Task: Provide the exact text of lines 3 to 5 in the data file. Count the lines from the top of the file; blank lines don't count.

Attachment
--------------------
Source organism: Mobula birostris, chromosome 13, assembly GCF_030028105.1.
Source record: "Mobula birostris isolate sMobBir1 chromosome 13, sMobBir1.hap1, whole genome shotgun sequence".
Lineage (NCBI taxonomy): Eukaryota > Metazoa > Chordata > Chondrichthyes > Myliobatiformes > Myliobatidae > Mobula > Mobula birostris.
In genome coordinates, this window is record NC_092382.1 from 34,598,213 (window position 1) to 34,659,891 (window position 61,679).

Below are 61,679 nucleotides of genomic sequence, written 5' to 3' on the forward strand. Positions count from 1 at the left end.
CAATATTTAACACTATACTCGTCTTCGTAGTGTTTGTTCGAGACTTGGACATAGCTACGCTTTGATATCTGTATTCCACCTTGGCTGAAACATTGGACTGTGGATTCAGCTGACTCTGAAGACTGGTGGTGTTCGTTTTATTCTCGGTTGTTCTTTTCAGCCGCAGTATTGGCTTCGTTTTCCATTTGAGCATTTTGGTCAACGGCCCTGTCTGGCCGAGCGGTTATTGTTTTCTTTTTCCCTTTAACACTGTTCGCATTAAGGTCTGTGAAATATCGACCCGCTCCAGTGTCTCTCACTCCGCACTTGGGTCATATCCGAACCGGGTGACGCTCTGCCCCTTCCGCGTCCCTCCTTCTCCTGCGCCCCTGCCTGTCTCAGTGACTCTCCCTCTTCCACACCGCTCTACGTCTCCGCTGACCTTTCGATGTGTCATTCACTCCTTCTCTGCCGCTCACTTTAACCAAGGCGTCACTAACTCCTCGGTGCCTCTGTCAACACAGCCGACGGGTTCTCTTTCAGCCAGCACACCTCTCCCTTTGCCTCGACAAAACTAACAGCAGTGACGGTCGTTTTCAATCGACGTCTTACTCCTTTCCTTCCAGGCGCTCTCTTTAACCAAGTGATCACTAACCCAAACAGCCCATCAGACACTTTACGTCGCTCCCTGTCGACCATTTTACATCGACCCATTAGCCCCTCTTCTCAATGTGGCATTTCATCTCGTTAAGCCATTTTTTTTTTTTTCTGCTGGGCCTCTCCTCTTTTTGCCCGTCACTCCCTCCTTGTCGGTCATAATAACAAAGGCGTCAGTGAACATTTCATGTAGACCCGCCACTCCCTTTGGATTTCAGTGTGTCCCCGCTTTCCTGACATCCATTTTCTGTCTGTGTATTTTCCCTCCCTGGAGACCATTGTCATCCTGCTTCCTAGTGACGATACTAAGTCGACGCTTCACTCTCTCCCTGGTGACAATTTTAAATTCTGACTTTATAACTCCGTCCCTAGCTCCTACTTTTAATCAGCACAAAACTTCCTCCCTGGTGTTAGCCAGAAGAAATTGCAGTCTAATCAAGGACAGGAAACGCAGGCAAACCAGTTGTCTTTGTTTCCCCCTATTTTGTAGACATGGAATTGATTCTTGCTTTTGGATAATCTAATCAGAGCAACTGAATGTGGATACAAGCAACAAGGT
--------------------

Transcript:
Lineage (NCBI taxonomy): Eukaryota > Metazoa > Chordata > Chondrichthyes > Myliobatiformes > Myliobatidae > Mobula > Mobula birostris.
In genome coordinates, this window is record NC_092382.1 from 34,598,213 (window position 1) to 34,659,891 (window position 61,679).

Below are 61,679 nucleotides of genomic sequence, written 5' to 3' on the forward strand. Positions count from 1 at the left end.